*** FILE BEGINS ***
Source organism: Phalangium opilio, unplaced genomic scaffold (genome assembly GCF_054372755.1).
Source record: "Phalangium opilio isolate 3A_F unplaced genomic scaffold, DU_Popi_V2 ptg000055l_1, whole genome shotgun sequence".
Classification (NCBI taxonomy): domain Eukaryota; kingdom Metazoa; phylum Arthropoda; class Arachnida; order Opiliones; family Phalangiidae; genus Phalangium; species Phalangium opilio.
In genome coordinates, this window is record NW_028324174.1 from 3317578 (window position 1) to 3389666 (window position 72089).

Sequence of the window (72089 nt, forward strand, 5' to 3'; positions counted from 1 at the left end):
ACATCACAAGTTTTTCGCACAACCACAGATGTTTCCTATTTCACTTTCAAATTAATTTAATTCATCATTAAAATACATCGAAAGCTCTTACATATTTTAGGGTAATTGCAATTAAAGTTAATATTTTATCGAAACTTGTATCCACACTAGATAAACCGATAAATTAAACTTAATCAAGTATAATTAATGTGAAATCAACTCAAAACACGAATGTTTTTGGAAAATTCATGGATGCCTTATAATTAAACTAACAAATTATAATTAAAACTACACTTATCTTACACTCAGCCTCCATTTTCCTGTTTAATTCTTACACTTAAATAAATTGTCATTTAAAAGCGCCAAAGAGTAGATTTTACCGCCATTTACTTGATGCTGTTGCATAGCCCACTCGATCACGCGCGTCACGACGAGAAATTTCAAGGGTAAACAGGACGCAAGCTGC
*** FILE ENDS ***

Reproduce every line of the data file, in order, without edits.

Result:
Source organism: Phalangium opilio, unplaced genomic scaffold (genome assembly GCF_054372755.1).
Source record: "Phalangium opilio isolate 3A_F unplaced genomic scaffold, DU_Popi_V2 ptg000055l_1, whole genome shotgun sequence".
Classification (NCBI taxonomy): domain Eukaryota; kingdom Metazoa; phylum Arthropoda; class Arachnida; order Opiliones; family Phalangiidae; genus Phalangium; species Phalangium opilio.
In genome coordinates, this window is record NW_028324174.1 from 3317578 (window position 1) to 3389666 (window position 72089).

Sequence of the window (72089 nt, forward strand, 5' to 3'; positions counted from 1 at the left end):
ACATCACAAGTTTTTCGCACAACCACAGATGTTTCCTATTTCACTTTCAAATTAATTTAATTCATCATTAAAATACATCGAAAGCTCTTACATATTTTAGGGTAATTGCAATTAAAGTTAATATTTTATCGAAACTTGTATCCACACTAGATAAACCGATAAATTAAACTTAATCAAGTATAATTAATGTGAAATCAACTCAAAACACGAATGTTTTTGGAAAATTCATGGATGCCTTATAATTAAACTAACAAATTATAATTAAAACTACACTTATCTTACACTCAGCCTCCATTTTCCTGTTTAATTCTTACACTTAAATAAATTGTCATTTAAAAGCGCCAAAGAGTAGATTTTACCGCCATTTACTTGATGCTGTTGCATAGCCCACTCGATCACGCGCGTCACGACGAGAAATTTCAAGGGTAAACAGGACGCAAGCTGC